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A new unmanned aerial vehicle was developed and demonstrated with the Department of Defense’s needs in mind, yet its technologies are also valuable for non-defense scientific and commercial applications.
US Naval Research Laboratory (NRL) engineers recently demonstrated Hybrid Tiger, an electric unmanned aerial vehicle (UAV) with multi-day endurance flight capability, at Aberdeen Proving Grounds, Maryland. This was the first time Hybrid Tiger flew through a complete 24-hour period, its longest flight to date.
Technologies developed in prior NRL power and energy programs were integrated into a single UAV to achieve multi-day endurance with a Group 2 UAV. Group 2 UAVs are typically in the 21-55 pound weight class and normally operate below 3,500 feet above ground level at speeds less than 250 knots.
“The results validated our extensive simulation efforts, because the flight endurance is almost exactly what was predicted by our simulation,” according to the NRL.
Flight simulations suggested flight endurances predicted for summer conditions are realistic at lower latitudes and with greater solar energy.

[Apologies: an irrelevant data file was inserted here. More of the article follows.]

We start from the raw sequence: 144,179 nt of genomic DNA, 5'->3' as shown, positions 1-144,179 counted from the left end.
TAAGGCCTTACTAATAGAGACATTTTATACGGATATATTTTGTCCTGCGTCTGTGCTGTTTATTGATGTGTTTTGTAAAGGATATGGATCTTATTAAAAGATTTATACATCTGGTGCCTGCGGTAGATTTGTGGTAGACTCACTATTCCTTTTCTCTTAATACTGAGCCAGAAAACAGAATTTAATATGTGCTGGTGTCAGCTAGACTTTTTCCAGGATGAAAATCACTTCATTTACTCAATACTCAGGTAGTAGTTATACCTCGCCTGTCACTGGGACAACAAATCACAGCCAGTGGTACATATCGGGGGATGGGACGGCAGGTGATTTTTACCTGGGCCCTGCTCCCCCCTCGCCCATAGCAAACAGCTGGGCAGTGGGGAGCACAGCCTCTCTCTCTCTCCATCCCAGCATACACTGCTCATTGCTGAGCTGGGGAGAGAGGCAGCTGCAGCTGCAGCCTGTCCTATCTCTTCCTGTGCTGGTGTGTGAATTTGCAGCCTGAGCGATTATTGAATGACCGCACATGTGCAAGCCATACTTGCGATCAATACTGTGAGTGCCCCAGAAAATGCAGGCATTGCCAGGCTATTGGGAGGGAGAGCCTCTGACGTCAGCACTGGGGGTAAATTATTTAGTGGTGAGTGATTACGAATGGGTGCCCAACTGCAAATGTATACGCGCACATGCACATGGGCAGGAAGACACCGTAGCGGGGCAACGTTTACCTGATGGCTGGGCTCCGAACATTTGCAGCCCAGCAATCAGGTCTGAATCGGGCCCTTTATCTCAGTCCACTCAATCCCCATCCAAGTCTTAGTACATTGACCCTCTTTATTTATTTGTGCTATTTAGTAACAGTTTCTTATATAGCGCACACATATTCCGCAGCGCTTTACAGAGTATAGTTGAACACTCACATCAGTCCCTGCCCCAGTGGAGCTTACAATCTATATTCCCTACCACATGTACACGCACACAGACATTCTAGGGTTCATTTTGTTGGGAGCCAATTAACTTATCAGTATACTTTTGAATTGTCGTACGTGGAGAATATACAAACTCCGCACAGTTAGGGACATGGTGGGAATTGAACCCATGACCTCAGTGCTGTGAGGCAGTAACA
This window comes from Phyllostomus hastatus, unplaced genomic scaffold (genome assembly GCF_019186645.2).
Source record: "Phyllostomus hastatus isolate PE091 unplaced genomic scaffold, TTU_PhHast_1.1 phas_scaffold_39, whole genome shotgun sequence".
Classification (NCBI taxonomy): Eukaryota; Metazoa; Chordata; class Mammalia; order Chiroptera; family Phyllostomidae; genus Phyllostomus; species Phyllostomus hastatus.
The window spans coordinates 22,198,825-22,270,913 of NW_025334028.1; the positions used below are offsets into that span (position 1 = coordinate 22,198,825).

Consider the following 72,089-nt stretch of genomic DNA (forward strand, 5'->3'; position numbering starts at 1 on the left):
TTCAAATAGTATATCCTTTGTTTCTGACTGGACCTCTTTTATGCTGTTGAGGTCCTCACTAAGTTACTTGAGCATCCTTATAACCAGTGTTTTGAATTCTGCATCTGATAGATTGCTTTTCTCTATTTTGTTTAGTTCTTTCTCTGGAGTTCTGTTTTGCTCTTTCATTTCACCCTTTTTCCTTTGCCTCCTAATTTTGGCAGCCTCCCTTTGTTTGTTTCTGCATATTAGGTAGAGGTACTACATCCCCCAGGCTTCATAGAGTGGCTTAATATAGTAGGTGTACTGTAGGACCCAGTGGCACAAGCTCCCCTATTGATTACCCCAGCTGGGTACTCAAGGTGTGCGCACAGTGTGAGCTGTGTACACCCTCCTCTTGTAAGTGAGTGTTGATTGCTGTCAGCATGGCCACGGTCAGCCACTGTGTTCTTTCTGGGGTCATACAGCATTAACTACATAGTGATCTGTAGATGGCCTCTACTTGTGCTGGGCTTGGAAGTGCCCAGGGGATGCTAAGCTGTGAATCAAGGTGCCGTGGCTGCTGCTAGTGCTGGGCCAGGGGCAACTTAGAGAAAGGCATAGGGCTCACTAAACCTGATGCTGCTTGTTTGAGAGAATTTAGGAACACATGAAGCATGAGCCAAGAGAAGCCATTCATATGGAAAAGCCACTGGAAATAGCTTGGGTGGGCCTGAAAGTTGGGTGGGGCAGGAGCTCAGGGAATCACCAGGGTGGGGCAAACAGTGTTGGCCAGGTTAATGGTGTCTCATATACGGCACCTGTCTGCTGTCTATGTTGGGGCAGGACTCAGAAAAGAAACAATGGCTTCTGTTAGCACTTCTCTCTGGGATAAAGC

“The flight was effectively a performance test in worst-case conditions: temperatures falling below zero degrees Celsius, winds gusting to 20 knots, and relatively little solar energy as we approached the solar solstice Dec. 21,” said Richard Stroman, Ph.D., a mechanical engineer from the NRL Chemistry Division. “Despite all of that, Hybrid Tiger performed well.”
New solar-integrated wings provided daytime power and supplement a redesigned power management system.
The power management system hybridizes solar energy with other on-board energy sources including battery-electric and a hydrogen fuel cell in a light-weight form factor, suitable for airborne craft, as well as ground-based unmanned systems.
The program’s researchers are also developing energy-aware power management algorithms, which vary operational modes and generate a vehicle navigation strategy based on weather forecasts and locally observed opportunities for energy harvesting.
Autonomous soaring, for example, is used to gain altitude from thermal updrafts when they are available. Hybrid Tiger combines multiple power sources with different advantages to achieve extreme endurance. A high-pressure hydrogen fuel tank and fuel cell system provides nighttime power. High-efficiency photovoltaics provide power during daylight hours.
“Autonomous soaring and energy-aware guidance algorithms help maximize energy extraction and minimize energy loss,” Stroman said. “The use of hydrogen fuel not only enables long endurance; it also makes it possible to produce fuel locally.”
Hybrid Tiger was developed as a complete system that can be transitioned directly to industry; however, its technologies can also be used individually to improve the performance of other unmanned systems, according to navyrecognition.com.